NASHUA, N.H. -- Two guns once in the possession of notorious gangsters Bonnie and Clyde when they were killed in a hail of gunfire sold at a New Hampshire auction Sunday for more than half a million dollars.
The guns were two of 134 artifacts that sold for a total of $1.1 million at the auction in Nashua. About two-thirds of the auctioned items were from Clyde Barrow and Bonnie Parker, but items also came from other notorious criminals, including Al Capone, Pretty Boy Floyd and John Dillinger.
Bonnie Parker's .38-caliber Detective Special that she had taped to her thigh when she was killed in 1934 drew the highest bid and sold for $264,000, said Bobby Livingston, vice president of RR Auction in Amherst, N.H., which held the auction.
Clyde Barrow's 1911 Colt .45-caliber automatic sold for $240,000 to the same bidder, who didn't want to be named, Livingston said.
"When rare items like that come up for sale you expect this kind of enthusiasm," Livingston said. "There was some serious bidding going on."
Many of the auction items came from the estate of the late collector Robert Davis of Waco, Texas, with the remainder coming from various other collections.
Most of the items came from famous gangsters and outlaws, but some were linked to law enforcement officials including Elliot Ness and Texas Ranger Frank Hamer, who led a posse that tracked down and killed Bonnie and Clyde in Louisiana.
Clyde Barrow's pocket watch sold for $36,000, Livingston said. A 1921 Morgan silver dollar that was found in his pocket after he was killed sold for $32,000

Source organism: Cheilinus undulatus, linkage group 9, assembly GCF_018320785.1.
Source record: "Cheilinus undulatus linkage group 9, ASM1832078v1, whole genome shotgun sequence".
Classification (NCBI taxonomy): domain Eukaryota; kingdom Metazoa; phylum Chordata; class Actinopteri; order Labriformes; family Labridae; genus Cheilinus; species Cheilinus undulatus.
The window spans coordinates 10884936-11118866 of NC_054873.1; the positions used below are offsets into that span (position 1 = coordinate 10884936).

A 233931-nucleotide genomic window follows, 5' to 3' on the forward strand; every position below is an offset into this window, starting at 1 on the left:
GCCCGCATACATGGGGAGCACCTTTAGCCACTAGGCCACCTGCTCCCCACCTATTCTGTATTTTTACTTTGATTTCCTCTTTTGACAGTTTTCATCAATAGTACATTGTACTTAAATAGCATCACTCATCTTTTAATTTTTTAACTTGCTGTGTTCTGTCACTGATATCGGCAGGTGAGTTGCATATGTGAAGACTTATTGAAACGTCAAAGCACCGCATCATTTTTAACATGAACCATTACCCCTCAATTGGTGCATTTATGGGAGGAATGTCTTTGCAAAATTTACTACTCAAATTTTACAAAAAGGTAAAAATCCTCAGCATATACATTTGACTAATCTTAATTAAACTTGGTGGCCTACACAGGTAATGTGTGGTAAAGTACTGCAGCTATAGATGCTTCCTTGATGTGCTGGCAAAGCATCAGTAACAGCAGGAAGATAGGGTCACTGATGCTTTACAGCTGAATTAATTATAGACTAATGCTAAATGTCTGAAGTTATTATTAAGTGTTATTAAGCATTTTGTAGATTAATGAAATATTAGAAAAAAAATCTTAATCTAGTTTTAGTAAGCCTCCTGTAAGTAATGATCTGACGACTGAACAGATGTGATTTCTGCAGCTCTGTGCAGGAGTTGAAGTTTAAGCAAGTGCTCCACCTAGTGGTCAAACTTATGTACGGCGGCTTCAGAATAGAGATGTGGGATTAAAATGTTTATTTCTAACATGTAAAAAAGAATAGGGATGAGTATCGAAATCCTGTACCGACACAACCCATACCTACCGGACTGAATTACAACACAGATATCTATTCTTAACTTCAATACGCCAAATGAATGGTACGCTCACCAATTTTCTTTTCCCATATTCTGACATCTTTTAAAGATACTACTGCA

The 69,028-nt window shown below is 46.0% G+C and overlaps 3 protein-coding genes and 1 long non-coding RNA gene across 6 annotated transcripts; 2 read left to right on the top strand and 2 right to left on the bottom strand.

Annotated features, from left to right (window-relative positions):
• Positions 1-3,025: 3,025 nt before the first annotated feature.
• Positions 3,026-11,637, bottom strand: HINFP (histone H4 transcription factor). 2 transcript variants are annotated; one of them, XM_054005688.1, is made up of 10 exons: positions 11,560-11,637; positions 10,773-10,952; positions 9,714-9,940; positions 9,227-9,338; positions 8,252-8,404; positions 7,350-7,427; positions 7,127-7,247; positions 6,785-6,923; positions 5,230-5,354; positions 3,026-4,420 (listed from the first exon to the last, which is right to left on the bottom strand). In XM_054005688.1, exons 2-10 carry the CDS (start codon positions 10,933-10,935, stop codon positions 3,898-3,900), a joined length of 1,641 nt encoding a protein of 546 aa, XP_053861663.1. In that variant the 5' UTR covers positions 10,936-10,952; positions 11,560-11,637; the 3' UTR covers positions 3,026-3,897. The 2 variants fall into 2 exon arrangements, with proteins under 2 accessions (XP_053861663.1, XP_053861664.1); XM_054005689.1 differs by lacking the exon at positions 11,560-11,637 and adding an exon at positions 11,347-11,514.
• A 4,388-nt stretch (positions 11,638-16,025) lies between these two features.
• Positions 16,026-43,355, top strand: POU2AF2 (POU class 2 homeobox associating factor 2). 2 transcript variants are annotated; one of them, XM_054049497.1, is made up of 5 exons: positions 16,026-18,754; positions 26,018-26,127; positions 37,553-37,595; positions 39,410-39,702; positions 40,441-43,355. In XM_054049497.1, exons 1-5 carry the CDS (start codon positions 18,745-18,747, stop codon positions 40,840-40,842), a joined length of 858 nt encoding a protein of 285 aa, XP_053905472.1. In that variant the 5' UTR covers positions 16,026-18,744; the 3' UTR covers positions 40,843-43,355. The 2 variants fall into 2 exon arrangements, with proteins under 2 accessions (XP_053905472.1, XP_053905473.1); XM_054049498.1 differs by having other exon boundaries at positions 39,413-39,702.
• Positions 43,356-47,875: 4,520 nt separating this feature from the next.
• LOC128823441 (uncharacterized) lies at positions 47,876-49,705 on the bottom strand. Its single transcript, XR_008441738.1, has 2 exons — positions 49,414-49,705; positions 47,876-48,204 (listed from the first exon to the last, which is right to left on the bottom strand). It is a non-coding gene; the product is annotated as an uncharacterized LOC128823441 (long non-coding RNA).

This this undated file photo shows outlaws and lovers Bonnie Parker, left, and Clyde Barrow. Guns and other items connected to the couple are going on auction by RR Auction of Amherst, N.H. An auction official estimated Thursday, July 12, 2012, that the handguns found on the duo after they were shot dead each could fetch between $100,000 and $200,000. (AP Photo/File)
This pair of undated photos provided by RR Auction of Amherst, N.H., show firearms once owned by outlaws and lovers Clyde Barrow and Bonnie Parker. Parkers Colt .38 snub-nose detective special, left, was found taped to her inside thigh with white medical tape after she was shot dead. Barrow's Colt .45, right, was recovered post-mortem from his waistband. Besides guns from both 1930s-era criminals, a New Hampshire company is going to auction off Bonnie and Clyde memorabilia in September that also includes Bonnie's cosmetic case, Clyde's gold pocket watch, and a letter Clyde wrote to his brother while on the run. (AP Photo/RR Auction)
This undated file photo provided by Mayo Auction and Realty shows a .45-caliber, fully automatic Thompson submachine gun believed to have been seized from outlaw couple Bonnie and Clyde's Joplin hideout in 1933. The Joplin Globe reported an online bidder from the East Coast on Saturday, Jan. 21, 2012 bought this gun and a 1897 Winchester 12-gauge shotgun for $210,000 at an auction in Kansas City, Mo. (AP Photo/Mayo Auction and Realty, File)
This undated photo provided by Mayo Auction and Realty shows the .45-caliber , fully automatic Thompson submachine gun believed to have been seized from outlaw couple Bonnie and Clyde's Joplin hideout in 1933. This gun and a 1897 Winchester 12-gauge shotgun are being put up for auction by a Missouri family who wants to turn the weapons over to "someone with an appreciation of antique guns and the history behind these guns." (AP Photo/Mayo Auction and Realty)